I was recently betrayed by some people whom I never would have suspected. Then again, I guess it wouldn’t have been betrayal if I had expected it. It might have been their perfidy, outright maliciousness or unthinking insensitivity. I might have felt hurt, angry or disappointed. But it wouldn’t have been betrayal, except these were people I thought I knew and never suspected their unnamed feelings, perhaps unknown even to themselves.
I am so blessed to be in this moment with a strong spiritual director and a close relationship with God. I have been working on issues of deep hurt from long ago, which makes it far easier to ask God to help with forgiveness of lesser hurts from more recent days. And part of that work of forgiveness – for yes, it is work – is to examine my own moments of betrayal.
One stood out to me in my prayers today. When I was still in college, my sister was dealing with an issue of sexuality and the stress of it was affecting our whole family. My mother, who had struggled with diabetes for decades, could no longer control her blood sugar, as it was closely linked with stress. My aunts and uncles were insisting she disown my sister for her own good. I was not close to my sister, who was 7 years older than I, but I knew following her brother’s advice would not make my mother better; Mom showed me what love really is during that time, and it is definitely not abandoning your children, no matter how much you struggle with their decisions.
My betrayal was ugly. If mom could not do something to help herself then my sister needed to get with the program and give up her silly ideas of who she thought she was. I cringe at my teenage untrained-theologian self throwing at her “God doesn’t make mistakes, so clearly you are, and it’s killing our mother.” I can imagine myself now rescinding my pacifism to beat up anyone who spoke that way to my many LGBTQ friends. But I was hurting and afraid, and in my pain I lashed out at someone who really needed me in that moment to love her, not judge her.
I wish I could say that my sister is the only person I have ever betrayed, or that that was the only time I ever betrayed her. Alas, it is the curse of siblings that we are perhaps the ones most likely to betray each other. She’s betrayed me too. And I have betrayed others.
Like many, I am quick to find excuses for others’ betrayals of me. But I am eager to disregard my own excuses in order to better beat myself up for my own acts of betrayal. My prayer word for this year is “tenderness” and it is a gift I find I must offer to myself as much as to anyone else. With forgiveness for betrayal there is much tenderness that needs to go around.
Tenderness is for the people who have betrayed; they might be unaware of their error and hugely sorry if they knew. They might regret what they did, but have no idea how to make it right. They may be so deep in their own pain and brokenness that they cannot even recognize or care about your pain at their betrayal.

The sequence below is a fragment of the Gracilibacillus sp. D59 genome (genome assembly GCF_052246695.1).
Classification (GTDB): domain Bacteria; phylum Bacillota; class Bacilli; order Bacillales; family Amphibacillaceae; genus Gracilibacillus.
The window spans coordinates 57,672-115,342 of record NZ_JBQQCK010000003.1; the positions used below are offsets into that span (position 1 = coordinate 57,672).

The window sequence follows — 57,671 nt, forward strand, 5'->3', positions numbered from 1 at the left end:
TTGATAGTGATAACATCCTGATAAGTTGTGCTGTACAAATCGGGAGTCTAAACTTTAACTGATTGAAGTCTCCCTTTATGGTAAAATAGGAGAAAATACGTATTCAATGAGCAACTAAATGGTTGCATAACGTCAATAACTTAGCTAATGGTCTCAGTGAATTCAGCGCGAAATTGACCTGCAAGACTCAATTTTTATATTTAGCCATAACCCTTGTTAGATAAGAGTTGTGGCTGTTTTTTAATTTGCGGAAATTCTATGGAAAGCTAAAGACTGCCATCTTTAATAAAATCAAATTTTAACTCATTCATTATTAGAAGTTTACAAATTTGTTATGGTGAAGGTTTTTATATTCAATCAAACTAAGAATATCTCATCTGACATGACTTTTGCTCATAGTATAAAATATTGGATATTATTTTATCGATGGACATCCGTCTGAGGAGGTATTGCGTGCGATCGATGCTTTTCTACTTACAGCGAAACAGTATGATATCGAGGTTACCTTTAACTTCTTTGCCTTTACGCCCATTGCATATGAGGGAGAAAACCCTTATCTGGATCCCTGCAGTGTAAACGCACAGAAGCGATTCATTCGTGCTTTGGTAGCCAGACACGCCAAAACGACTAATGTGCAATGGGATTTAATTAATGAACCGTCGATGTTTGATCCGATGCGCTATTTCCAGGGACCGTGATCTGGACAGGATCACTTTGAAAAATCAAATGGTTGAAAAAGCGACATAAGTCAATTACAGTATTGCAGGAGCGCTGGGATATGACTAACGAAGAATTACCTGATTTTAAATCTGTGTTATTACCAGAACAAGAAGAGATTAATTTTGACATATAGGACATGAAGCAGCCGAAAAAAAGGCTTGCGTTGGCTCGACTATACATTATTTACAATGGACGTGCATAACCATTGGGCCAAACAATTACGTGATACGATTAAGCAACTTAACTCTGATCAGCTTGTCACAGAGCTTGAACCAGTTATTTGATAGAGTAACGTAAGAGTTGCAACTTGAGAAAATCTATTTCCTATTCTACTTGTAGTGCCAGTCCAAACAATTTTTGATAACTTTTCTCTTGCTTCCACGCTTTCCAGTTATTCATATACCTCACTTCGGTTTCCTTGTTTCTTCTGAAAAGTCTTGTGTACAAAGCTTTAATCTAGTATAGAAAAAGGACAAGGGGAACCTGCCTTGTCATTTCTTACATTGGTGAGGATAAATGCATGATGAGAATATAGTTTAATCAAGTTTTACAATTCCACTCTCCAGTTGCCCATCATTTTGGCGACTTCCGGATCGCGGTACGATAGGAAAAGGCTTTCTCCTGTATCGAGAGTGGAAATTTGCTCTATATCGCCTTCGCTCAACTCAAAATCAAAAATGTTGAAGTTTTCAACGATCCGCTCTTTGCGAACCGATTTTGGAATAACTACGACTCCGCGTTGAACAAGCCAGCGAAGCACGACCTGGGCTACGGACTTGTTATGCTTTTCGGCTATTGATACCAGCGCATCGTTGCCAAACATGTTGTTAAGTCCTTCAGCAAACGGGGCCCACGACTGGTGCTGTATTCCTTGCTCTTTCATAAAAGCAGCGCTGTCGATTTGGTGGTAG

But I must also have tenderness for myself as the victim of betrayal. I am not a bad person for feeling hurt or anger and a desire for revenge. I can recognize that revenge is not an appropriate action to take, while being tender with the wounded cry of my own heart that needs lament.
This has come to a head, because I found some books that had been given to me in better times by one of the people who recently betrayed me. I have planned to mail them back to her, but the note to enclose has me stymied. Do I make no mention of my hurt and our broken relationship? A chipper, “Thanks for the books!” seems inauthentic and like swallowing a bitter pill of hurt. Yet what mention of the pain doesn’t sound churlish and unforgiving, a passive aggressive snipe when all she really needs is to get her books back.
I have wondered if these books could serve as some token that would miraculously lead to the healing of our relationship. And yet the current state of my conversations with God about forgiveness indicate that just never seeing her again, which is quite possible, may be the best our relationship can be healed in the moment. “I no longer despise her, have compassion for the pain she was feeling at that time, and really wish her well in her future endeavors,’ is a far sight closer to forgiveness than I was when she first betrayed me!
Being tender with myself is leading me to put the books in a box with no note at all, no expectation that she will apologize or even feel grateful to get her property back, but no requirement for me to offer absolution either.
Forgiveness for betrayal takes time. More than 20 years after my ugly words to my sister, we are still working through our many exchanged betrayals. But I rarely dwell on them anymore. It is so extraordinary, in fact, that when I do stumble upon them in my prayers, they are worth writing about. I find God holding us all, betrayed and betrayer, in tenderness. And I pray that will be the example I follow.
What is your experience with betrayal? Have you been betrayed? Have you been the betrayer? Are you able to hold the other person with tenderness? Can you hold yourself with tenderness? What would you put in a letter to a person who betrayed you? Are there people in your family you have said particularly unkind things to – perhaps things you don’t even believe now? Can you forgive yourself? Who in your life has shown you the power of love in difficult times?
I mean it when I say that I am lucky to have a great spiritual director as I explore some of these areas of hurt in my life. Spiritual direction is not always so painful; it helps us delve into the areas of great joy in our lives too. Having someone help us touch the core of our being makes even every day decisions easier. If you would like to explore spiritual direction, contact us at Openings: Let the Spirit In.